February 05, 2010
Financial Reform Stalls in Senate
Posted by Erik Gerding

Senator Dodd just announced that efforts to broker a bipartisan reform bill in the Senate have sputtered and the Democrats will go it alone.  Does this mean that the Democrats will try to push a populist bill through by summer and paint Republicans as obstructionist and protecting Wall Street?  My guess is yes.

Will it be politically successful?  Part of the problem is execution -- particularly the President's self-created image (and possibly his temperment) of being the great uniter.  Can and will he shift from the "let's have beers at my place and talk it out" to the LBJ "I'll bury you and your grandma" style of politics? 

Will any bill that comes out be good policy?  As I mentioned before, I have serious reservations about the bank risk tax.  (Don't get Christine started).  As I'll post later, the Volcker Rule may be better, but so far all we have are very vague outlines of what it will look like concretely.  (The White House seems like a scholar that is really polished at writing abstracts for papers, but has yet to actually get something published.  Good luck with the tenure vote). 

As I mentioned before, I don't fully understand politically why the Obama Adminsitration did not lead off with financial reform.  In the comments to my post, Brett McDonnell and Elizabeth Brown questioned my premise that financial reform would have been a net gain of political capital for the Obama Administration.  They made some compelling points that the Administration was dealing with dissent from independent agency heads and did not have as clear an idea of what they wanted to do with financial reform as they did with health care.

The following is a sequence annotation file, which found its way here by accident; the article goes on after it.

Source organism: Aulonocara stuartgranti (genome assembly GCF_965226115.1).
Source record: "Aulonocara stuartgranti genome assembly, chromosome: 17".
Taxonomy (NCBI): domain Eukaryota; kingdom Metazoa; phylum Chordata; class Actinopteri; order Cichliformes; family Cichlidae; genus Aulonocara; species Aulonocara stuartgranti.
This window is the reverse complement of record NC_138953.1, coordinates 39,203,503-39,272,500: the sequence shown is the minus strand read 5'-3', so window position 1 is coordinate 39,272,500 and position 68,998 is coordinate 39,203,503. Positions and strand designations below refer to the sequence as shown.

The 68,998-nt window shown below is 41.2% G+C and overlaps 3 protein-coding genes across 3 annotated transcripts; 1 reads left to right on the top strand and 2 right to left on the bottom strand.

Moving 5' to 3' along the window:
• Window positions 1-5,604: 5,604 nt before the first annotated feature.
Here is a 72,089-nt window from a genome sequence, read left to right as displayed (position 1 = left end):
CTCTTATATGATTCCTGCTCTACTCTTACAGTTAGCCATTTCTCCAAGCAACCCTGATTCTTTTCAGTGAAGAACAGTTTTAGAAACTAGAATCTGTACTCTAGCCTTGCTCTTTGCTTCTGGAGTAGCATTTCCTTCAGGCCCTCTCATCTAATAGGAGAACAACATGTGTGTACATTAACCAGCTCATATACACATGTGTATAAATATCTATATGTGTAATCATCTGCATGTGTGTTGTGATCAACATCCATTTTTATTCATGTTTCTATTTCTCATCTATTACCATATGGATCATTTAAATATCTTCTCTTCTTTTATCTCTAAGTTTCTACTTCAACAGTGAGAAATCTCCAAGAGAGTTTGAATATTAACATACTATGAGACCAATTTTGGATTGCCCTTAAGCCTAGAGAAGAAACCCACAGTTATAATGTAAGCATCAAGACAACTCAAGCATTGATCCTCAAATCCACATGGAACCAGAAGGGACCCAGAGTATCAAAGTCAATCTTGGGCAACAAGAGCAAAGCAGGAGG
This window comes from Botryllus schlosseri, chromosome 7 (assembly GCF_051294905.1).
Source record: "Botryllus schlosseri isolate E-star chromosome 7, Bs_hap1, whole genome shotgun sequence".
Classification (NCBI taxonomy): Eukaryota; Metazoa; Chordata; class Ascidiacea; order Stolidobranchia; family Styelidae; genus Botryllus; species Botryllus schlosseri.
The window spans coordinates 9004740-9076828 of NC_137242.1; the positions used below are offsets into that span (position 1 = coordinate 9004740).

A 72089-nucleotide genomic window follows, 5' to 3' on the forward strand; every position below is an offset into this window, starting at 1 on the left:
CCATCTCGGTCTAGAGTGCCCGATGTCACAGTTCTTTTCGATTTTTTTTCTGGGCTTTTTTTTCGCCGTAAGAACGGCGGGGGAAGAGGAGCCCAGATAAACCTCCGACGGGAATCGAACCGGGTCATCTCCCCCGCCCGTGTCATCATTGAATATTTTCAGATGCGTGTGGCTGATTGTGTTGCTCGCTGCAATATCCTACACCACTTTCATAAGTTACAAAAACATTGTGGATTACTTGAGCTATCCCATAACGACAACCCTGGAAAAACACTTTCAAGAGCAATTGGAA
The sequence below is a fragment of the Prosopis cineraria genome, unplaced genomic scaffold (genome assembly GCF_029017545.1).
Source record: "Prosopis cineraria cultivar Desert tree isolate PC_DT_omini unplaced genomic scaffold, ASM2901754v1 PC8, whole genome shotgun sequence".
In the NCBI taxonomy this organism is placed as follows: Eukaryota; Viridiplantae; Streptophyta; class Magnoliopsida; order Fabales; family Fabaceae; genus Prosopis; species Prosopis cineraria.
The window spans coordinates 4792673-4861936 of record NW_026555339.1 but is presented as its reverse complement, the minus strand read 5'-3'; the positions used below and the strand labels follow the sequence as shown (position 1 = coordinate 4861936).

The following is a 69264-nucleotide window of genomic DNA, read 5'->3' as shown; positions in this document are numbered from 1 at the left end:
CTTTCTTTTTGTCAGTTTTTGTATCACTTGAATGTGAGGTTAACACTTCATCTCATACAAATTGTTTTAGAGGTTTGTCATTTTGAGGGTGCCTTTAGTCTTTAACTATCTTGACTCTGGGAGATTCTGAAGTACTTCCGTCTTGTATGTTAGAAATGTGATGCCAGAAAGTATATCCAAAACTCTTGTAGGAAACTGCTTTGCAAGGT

I'm still not so sure financial reform is not an easier sell.  Among agency heads, only Sheila Bair at the FDIC has built serious political clout during the crisis.  And since when did politicians wait to have a clear sense of the problem before legislating?  It is true that the Democratic base has been dreaming about health care and that it was a centerpiece of Obama's campaign.  Perhaps the Democrats gambled that it was better to get the more ambitious program through first before they got bogged down in mid-term elections and then the next Presidential campaign.  That worked really well.   

Elizabeth made a good point that it is hard to overcome small cohesive groups with large stakes in a political fight.  That likely explains part of why credit rating agencies have escaped any serious reform efforts so far.  (But I think that same logic applies to healh reform.  HMOs, Big Pharma, the AMA, AARP, all have well-run political machines). 

There is something to be said for going slow (see Posner, Feibelman & Omarova, Cunningham & Zaring) with major reform and getting it right.  But the political attention cycle will turn.  And there is nothing to be said for doing nothing. 

Current Affairs, Financial Crisis, Politics | Bookmark

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